So how do you best fit this into your sport training? Well, we’ve written a book on this and it’s included in the Faster Swimming Manual, so the following description is basic…Our Training recommendations involve lifting heavy weights, lifting moderate weights explosively, and lifting moderate weights for higher repetitions. Heavy lifting increases maximal and starting strength; explosive lifting increases speed-strength and force production; repletion lifting increases strength endurance and work capacity. Relative strength is your strength level in relation to your own body and is addressed in our program in the weight room (pull-ups, dips, hanging leg raise, etc) and in the dryland program – which also focuses on strength endurance, core strength, and to an even greater degree on work capacity and active range of movement. All of these methods will lead to some degree of muscle gain (hypertrophy) which further increases your capacity to produce useable force in your sport. One of the basic principles at work within all of this is that of progressive overload; you must continually and progressively increase loads (poundage and/or speed) to adapt to a higher level.

Injury prevention can also be addressed with weight training. Training with weights in a balanced program will lead to greater overall body-strength and control, which leads to more efficient and coordinated movement which leads to fewer injuries. Specific injury-prone areas for a given sport can also be addressed and strengthened as needed. Using swimming as an example, the shoulders are a frequent site of injury. Injury prevention can be addressed through specific exercises (Cuban press, faces pull, pull-ups, rack pull-ups, pullovers, etc) and through repetition and movement work with bands (internal/external rotation, distraction, etc.).

All of this can be fit into brief (around 1 hour) workouts, done 2-4x per week, to increase your durability and sport performance – which you can learn more about here (link).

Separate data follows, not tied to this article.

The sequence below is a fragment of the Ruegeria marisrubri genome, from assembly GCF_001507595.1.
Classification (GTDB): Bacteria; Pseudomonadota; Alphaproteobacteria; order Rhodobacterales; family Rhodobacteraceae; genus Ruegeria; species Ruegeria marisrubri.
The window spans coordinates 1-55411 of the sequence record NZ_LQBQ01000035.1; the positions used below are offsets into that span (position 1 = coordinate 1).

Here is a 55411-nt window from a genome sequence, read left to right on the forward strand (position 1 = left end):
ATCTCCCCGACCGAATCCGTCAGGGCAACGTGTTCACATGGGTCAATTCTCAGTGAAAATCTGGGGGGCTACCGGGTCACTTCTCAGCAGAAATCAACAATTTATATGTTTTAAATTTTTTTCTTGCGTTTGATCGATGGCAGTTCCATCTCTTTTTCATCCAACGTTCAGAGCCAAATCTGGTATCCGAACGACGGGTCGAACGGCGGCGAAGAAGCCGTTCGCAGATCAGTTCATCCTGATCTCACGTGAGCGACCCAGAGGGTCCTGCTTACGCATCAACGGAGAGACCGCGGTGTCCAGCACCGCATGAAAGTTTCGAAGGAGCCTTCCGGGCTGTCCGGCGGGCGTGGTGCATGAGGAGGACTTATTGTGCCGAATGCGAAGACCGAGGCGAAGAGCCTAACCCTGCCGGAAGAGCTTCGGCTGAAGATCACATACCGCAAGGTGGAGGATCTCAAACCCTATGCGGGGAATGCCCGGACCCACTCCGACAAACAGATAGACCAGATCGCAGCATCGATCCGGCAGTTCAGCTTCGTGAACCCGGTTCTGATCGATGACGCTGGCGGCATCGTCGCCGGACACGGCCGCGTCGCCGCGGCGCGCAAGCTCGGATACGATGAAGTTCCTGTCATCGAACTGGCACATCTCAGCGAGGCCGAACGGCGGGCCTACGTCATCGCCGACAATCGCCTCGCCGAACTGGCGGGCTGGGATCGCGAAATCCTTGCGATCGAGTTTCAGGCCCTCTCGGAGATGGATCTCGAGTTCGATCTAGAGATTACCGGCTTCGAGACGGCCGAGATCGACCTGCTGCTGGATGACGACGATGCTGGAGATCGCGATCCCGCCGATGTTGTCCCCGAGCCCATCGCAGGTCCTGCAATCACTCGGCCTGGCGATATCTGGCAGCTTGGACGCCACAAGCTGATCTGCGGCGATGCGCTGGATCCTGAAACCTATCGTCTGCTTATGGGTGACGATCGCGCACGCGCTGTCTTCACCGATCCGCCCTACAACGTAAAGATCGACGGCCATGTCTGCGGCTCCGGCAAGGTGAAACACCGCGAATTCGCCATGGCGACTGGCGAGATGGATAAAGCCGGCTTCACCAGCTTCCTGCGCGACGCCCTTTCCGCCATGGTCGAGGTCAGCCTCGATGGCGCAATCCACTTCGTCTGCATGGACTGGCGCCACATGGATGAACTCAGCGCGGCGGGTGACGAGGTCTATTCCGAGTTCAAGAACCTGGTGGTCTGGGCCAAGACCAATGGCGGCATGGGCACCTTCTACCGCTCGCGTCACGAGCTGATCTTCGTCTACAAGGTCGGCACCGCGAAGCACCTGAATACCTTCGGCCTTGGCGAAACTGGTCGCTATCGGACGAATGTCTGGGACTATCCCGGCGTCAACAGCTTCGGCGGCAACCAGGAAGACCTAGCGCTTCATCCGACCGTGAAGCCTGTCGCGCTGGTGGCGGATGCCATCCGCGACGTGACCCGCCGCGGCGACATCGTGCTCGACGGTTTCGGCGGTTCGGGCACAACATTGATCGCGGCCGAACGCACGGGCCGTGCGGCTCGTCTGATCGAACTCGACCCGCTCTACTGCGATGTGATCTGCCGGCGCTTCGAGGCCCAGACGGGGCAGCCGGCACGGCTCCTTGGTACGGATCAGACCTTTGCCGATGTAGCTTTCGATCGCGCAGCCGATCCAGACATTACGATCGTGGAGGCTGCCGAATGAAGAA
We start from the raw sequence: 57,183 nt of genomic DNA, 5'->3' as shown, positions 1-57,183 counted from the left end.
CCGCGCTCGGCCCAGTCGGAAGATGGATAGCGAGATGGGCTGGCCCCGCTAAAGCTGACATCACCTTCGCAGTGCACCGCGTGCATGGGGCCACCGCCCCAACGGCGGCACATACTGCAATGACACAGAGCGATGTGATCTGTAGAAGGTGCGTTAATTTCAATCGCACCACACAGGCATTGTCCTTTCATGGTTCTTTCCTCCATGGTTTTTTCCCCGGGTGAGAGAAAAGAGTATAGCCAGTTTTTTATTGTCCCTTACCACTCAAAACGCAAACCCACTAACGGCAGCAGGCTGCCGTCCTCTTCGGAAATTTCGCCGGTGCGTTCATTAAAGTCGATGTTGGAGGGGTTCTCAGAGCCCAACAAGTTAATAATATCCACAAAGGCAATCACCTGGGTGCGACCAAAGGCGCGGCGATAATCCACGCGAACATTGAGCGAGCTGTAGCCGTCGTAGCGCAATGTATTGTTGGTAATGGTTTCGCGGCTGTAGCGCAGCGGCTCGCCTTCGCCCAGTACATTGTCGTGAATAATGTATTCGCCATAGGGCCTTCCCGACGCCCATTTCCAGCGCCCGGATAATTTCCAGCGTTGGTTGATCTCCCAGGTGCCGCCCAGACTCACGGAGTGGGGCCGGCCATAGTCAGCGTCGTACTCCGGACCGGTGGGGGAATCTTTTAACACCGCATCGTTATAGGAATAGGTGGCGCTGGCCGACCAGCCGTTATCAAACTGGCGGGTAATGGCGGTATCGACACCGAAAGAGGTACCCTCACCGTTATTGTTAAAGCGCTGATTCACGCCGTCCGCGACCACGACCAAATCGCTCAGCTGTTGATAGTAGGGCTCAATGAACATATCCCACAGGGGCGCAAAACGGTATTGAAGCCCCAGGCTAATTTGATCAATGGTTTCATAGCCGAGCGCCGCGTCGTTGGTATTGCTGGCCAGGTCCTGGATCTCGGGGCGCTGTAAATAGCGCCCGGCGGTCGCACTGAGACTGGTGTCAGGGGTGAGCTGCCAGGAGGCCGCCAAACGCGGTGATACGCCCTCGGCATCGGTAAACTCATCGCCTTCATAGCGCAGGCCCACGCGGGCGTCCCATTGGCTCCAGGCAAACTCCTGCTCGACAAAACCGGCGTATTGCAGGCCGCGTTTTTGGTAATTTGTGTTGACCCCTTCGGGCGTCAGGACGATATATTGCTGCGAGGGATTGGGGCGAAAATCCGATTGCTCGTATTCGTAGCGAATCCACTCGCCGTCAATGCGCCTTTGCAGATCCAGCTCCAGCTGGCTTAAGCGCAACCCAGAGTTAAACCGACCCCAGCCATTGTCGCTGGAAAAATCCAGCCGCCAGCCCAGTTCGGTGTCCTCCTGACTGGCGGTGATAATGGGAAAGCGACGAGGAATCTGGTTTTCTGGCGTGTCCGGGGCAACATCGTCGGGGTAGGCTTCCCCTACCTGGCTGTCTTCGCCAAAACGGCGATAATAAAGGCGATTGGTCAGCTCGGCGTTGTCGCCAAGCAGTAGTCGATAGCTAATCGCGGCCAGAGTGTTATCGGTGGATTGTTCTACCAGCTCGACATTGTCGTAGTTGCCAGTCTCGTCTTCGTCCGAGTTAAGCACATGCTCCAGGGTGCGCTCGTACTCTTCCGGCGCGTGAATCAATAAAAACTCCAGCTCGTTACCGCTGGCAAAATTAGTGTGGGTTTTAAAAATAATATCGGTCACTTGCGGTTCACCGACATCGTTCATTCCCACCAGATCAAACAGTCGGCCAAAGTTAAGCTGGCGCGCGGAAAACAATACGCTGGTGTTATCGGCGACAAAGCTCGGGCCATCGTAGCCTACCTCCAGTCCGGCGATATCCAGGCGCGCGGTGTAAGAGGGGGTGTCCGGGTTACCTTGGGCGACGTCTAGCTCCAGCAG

So, back to the original question – How strong is “strong enough”? As long as weight training is not interfering with sport practice and/or competition, it is our view that you can always improve performance by getting stronger. Again – the end-goal is increased performance in your sport, and being able to display more force and speed while lessening your chance of injury will lead to this. Combine this type of weight training with appropriate and balanced sport training and you are on your way to improved performance!!

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Creating Goals for Athletes

Every athlete wants to excel, but the will to excel is insignificant without the will to prepare to excel. Preparation is where many athletes fail. Most are willing to put in hours on top of hours of training, but almost no time is devoted to planning or record keeping. This planning (and tracking) is essential, because planning is the first step to achieving any goal – including those accomplished in athletics. Your vision of where you want to be – your goal – is your greatest asset. A goal without a plan is just a wish. Not knowing how and understanding why past training and peaking has influenced your performances (record keeping) makes attaining these goals tougher than it needs to be.

Goals should be as objective as possible (measurable and performance-oriented), as specific as possible (performance and time-sensitive), and above all realistic to your level of athletic and competitive abilities. Keeping your season goals to two or possibly three major goals will help streamline your focus and simplify your training and regenerative efforts. The following goal is a specific example of what a season goal might look like: